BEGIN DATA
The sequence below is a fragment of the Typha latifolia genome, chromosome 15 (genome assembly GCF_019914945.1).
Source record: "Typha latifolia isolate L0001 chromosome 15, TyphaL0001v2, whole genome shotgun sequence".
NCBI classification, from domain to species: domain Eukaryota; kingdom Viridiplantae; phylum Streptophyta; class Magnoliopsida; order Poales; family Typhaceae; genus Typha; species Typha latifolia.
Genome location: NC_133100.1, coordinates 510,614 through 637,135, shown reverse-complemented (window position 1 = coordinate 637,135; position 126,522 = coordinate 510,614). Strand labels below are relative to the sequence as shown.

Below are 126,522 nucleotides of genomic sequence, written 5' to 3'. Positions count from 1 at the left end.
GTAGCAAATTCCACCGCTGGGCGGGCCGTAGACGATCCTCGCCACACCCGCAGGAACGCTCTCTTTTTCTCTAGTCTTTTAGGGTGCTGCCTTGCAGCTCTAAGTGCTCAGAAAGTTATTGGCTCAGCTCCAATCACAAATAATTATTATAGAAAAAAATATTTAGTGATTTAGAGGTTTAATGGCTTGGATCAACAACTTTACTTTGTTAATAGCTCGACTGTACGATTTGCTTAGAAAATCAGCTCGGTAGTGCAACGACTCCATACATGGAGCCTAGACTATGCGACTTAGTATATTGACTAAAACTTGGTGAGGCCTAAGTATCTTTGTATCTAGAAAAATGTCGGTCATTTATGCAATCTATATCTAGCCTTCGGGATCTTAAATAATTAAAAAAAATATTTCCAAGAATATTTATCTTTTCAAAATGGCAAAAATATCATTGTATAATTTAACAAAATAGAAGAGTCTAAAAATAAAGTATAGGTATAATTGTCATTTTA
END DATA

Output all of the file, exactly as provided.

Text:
The sequence below is a fragment of the Typha latifolia genome, chromosome 15 (genome assembly GCF_019914945.1).
Source record: "Typha latifolia isolate L0001 chromosome 15, TyphaL0001v2, whole genome shotgun sequence".
NCBI classification, from domain to species: domain Eukaryota; kingdom Viridiplantae; phylum Streptophyta; class Magnoliopsida; order Poales; family Typhaceae; genus Typha; species Typha latifolia.
Genome location: NC_133100.1, coordinates 510,614 through 637,135, shown reverse-complemented (window position 1 = coordinate 637,135; position 126,522 = coordinate 510,614). Strand labels below are relative to the sequence as shown.

Below are 126,522 nucleotides of genomic sequence, written 5' to 3'. Positions count from 1 at the left end.
GTAGCAAATTCCACCGCTGGGCGGGCCGTAGACGATCCTCGCCACACCCGCAGGAACGCTCTCTTTTTCTCTAGTCTTTTAGGGTGCTGCCTTGCAGCTCTAAGTGCTCAGAAAGTTATTGGCTCAGCTCCAATCACAAATAATTATTATAGAAAAAAATATTTAGTGATTTAGAGGTTTAATGGCTTGGATCAACAACTTTACTTTGTTAATAGCTCGACTGTACGATTTGCTTAGAAAATCAGCTCGGTAGTGCAACGACTCCATACATGGAGCCTAGACTATGCGACTTAGTATATTGACTAAAACTTGGTGAGGCCTAAGTATCTTTGTATCTAGAAAAATGTCGGTCATTTATGCAATCTATATCTAGCCTTCGGGATCTTAAATAATTAAAAAAAATATTTCCAAGAATATTTATCTTTTCAAAATGGCAAAAATATCATTGTATAATTTAACAAAATAGAAGAGTCTAAAAATAAAGTATAGGTATAATTGTCATTTTA